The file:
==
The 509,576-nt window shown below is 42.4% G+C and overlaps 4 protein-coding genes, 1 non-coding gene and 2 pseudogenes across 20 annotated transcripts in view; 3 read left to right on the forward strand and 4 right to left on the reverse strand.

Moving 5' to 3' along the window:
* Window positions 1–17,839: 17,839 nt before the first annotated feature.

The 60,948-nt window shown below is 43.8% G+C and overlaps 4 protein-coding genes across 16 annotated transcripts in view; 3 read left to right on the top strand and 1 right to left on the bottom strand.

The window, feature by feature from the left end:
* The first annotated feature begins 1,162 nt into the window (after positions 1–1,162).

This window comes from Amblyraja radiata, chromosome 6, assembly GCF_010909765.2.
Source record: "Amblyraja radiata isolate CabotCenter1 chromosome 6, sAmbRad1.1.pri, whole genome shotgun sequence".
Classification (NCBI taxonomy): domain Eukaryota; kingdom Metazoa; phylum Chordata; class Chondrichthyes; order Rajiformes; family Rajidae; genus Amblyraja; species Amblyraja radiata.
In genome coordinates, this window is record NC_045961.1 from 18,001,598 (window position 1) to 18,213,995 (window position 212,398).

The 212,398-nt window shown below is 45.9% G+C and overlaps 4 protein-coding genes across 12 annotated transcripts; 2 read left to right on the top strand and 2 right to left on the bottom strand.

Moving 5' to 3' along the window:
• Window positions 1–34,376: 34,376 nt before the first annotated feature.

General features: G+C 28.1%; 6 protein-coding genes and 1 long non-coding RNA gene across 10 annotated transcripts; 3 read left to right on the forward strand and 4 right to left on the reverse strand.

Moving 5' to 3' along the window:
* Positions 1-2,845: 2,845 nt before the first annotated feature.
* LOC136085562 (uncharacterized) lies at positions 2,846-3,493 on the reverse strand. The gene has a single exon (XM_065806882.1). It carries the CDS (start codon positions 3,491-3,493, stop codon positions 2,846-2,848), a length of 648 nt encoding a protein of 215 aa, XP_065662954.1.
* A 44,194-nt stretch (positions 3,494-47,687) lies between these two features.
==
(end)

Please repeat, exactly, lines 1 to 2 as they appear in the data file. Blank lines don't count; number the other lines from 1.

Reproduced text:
The 509,576-nt window shown below is 42.4% G+C and overlaps 4 protein-coding genes, 1 non-coding gene and 2 pseudogenes across 20 annotated transcripts in view; 3 read left to right on the forward strand and 4 right to left on the reverse strand.

Moving 5' to 3' along the window: